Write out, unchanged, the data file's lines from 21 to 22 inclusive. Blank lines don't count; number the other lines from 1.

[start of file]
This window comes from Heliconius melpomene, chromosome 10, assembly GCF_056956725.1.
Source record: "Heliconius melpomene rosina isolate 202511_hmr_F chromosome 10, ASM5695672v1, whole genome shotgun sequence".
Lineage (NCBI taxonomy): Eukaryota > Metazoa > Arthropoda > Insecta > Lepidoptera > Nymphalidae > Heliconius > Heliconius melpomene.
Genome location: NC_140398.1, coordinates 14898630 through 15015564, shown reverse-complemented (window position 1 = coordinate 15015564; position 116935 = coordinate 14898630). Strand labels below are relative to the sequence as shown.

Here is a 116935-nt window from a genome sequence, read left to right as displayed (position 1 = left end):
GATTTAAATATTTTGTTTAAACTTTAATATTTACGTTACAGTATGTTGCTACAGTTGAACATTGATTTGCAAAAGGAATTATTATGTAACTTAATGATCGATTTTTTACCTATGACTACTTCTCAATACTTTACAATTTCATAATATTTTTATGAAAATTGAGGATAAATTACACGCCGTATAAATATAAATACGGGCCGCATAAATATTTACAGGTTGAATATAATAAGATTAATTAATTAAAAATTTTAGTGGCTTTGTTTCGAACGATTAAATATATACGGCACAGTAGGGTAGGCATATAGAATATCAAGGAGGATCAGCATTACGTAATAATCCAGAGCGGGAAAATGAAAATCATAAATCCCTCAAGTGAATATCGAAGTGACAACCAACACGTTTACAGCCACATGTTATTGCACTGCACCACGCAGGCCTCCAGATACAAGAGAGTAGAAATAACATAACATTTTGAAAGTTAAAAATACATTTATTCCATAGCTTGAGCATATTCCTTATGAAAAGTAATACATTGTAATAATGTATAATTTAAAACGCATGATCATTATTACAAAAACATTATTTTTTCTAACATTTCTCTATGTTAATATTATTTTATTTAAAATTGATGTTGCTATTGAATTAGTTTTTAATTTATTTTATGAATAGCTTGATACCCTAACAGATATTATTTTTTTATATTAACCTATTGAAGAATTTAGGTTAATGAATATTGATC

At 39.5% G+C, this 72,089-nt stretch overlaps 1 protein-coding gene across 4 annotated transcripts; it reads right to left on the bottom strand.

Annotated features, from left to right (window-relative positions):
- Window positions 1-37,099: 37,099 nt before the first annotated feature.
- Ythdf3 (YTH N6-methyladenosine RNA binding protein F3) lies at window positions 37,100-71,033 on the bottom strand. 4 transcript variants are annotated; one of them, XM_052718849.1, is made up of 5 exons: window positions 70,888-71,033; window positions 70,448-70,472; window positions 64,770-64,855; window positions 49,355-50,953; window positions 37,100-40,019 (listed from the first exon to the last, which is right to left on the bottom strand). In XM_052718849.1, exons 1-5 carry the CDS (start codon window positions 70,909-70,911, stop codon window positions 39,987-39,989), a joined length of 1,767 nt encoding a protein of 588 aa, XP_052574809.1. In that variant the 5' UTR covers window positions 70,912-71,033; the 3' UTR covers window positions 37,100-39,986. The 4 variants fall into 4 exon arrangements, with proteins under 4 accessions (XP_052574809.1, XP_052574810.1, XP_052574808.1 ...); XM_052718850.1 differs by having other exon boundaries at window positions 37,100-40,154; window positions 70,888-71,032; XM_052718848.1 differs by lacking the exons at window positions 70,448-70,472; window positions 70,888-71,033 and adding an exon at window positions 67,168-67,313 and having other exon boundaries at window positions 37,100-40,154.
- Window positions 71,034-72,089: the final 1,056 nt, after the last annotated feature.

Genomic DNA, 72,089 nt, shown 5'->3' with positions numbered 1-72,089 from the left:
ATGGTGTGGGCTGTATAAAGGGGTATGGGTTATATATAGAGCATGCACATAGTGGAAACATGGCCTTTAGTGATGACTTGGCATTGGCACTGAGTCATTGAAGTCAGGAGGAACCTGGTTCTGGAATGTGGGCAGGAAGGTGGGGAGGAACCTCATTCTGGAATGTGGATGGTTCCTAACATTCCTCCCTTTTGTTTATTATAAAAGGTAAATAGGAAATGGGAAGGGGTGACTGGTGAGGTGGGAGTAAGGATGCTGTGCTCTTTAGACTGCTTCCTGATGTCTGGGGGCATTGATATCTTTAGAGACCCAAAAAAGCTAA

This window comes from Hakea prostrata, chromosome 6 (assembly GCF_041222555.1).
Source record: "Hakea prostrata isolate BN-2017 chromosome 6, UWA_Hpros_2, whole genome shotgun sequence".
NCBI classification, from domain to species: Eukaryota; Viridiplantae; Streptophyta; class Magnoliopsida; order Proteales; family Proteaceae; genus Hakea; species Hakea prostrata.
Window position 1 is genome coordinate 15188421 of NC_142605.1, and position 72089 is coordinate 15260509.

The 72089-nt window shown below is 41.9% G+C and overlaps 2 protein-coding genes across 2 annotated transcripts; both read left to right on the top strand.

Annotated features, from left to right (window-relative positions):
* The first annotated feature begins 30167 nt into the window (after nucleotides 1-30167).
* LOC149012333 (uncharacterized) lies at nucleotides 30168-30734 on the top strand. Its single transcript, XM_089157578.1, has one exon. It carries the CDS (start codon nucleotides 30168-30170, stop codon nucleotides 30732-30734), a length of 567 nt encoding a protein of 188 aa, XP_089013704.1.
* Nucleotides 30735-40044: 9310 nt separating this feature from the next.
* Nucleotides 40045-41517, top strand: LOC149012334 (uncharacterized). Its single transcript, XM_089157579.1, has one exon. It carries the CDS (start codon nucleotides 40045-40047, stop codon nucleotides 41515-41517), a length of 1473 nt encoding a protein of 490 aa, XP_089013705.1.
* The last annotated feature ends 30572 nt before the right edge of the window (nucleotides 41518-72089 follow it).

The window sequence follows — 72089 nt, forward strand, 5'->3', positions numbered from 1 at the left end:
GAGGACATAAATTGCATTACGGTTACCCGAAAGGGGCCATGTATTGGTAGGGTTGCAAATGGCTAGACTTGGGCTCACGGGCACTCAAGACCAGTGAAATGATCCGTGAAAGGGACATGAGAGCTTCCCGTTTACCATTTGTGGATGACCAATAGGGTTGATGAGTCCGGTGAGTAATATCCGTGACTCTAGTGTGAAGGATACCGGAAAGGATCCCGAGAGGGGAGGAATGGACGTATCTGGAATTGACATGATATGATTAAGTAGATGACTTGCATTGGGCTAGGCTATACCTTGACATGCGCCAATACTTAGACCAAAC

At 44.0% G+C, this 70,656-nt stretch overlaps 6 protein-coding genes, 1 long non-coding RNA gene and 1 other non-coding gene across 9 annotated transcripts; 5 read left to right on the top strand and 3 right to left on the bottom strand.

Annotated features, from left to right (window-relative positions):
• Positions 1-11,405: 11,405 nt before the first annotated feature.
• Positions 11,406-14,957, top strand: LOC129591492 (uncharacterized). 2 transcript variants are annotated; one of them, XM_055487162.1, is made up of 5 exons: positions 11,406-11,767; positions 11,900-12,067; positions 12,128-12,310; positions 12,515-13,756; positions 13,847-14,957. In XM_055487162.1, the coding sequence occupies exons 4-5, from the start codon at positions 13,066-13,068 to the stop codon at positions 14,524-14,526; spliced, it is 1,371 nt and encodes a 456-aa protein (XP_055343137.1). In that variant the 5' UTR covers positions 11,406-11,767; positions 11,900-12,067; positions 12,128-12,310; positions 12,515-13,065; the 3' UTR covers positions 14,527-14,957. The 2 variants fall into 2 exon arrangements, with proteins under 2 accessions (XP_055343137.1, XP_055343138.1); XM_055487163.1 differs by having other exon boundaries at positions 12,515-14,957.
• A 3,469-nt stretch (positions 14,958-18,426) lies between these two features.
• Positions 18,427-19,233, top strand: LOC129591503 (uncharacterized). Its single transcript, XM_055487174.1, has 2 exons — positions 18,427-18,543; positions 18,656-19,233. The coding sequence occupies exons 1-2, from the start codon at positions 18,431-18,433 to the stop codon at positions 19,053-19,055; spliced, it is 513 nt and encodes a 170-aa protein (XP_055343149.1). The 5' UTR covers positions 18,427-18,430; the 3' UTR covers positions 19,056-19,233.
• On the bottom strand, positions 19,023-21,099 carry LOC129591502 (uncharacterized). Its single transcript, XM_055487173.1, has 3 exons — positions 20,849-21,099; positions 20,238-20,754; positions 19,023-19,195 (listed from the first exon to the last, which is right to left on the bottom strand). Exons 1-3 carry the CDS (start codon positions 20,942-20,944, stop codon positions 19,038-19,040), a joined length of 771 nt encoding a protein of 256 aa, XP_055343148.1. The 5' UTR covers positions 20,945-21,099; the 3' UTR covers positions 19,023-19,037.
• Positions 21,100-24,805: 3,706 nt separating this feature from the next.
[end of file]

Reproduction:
* LOC149012333 (uncharacterized) lies at nucleotides 30168-30734 on the top strand. Its single transcript, XM_089157578.1, has one exon. It carries the CDS (start codon nucleotides 30168-30170, stop codon nucleotides 30732-30734), a length of 567 nt encoding a protein of 188 aa, XP_089013704.1.
* Nucleotides 30735-40044: 9310 nt separating this feature from the next.